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Is IM Poised For Greatness, On A Microsoft Scale?
Microsoft hasn't provided much on an overall strategy for melding its instant messaging and VoIP technology yet, but the software giant is sure interested in keeping skin the game.
A week after Yahoo! announced it would add computer-to-phone calling capabilities to its instant-messaging service, Microsoft said it is expanding its VoIP offerings via a deal with MCI to let PC users place calls to land line telephones and mobile phones. Oddly enough, the service will only permit outbound calls, while Microsoft's chief competitors at this point, Yahoo! and AOL both offer services that allow IM users to receive and make calls out.
But Microsoft said it is currently just testing the service, called "MCI Web Calling for Windows Live Call," so when it's ready to formally roll out next, perhaps it will go both ways. At the very least, they should shorten the name. At any rate, Microsoft gets to start making use of the Internet telephony software it acquired when it bought out Teleo Inc. in August.Rates have not been set for the service, but during the test phase, MCI will charge 2.3 cents a minute. Customers will be able to sign up for the service directly through Microsoft's Windows Live Messenger and purchase prepaid calling time.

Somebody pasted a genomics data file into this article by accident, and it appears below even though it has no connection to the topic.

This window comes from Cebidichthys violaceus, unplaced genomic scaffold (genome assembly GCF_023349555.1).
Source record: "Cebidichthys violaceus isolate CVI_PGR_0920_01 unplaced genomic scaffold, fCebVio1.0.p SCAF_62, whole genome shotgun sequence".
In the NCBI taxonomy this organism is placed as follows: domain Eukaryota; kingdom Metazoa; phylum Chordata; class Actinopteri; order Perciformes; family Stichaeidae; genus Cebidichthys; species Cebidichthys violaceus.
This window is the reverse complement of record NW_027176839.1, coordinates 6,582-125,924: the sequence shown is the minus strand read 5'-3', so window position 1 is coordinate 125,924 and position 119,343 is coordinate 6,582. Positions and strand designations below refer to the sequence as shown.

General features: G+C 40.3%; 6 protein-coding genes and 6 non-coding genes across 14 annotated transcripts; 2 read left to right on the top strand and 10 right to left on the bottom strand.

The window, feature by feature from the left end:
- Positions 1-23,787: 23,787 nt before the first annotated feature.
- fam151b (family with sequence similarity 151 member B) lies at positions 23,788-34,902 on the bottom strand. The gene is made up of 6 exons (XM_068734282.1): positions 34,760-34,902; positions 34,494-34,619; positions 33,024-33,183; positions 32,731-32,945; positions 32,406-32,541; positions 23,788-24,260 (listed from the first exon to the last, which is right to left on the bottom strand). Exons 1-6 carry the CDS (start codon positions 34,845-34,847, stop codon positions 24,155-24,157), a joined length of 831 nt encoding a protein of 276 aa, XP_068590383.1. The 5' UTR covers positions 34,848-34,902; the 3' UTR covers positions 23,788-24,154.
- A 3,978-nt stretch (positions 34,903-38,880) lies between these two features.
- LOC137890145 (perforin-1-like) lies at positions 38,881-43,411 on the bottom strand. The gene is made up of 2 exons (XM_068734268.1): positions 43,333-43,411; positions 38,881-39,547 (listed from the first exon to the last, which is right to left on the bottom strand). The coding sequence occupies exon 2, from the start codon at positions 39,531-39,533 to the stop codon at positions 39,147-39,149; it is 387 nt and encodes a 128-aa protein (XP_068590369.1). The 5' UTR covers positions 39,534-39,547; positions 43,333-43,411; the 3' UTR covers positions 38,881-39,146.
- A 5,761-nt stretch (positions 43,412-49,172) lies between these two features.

But before they do that, users will have to figure out first why they don't just use a free Internet phone service, like Skype. Microsoft will undoubtedly reveal some sort of value proposition. We'll just have to stay tuned to the saga.
And that saga, which should reach some sort of fruition in 2006, continues to unfold as the year winds down. Microsoft announced yesterday the release of its Office Communicator Web Access client, the lightweight messaging client for its Live Communications Server 2005. The Web client will enable remote and non-Windows users to access their corporate instant messaging system and make use of the presence and collaboration capabilities of Live Communications Server.
What has many of us stumped is that Microsoft continues to present a rather open posture for its messaging strategy. Rather than a members-only approach, the company looks, for all the world, like it wants everyone to connect to its services. Maybe that's part of the afore-mentioned value proposition.
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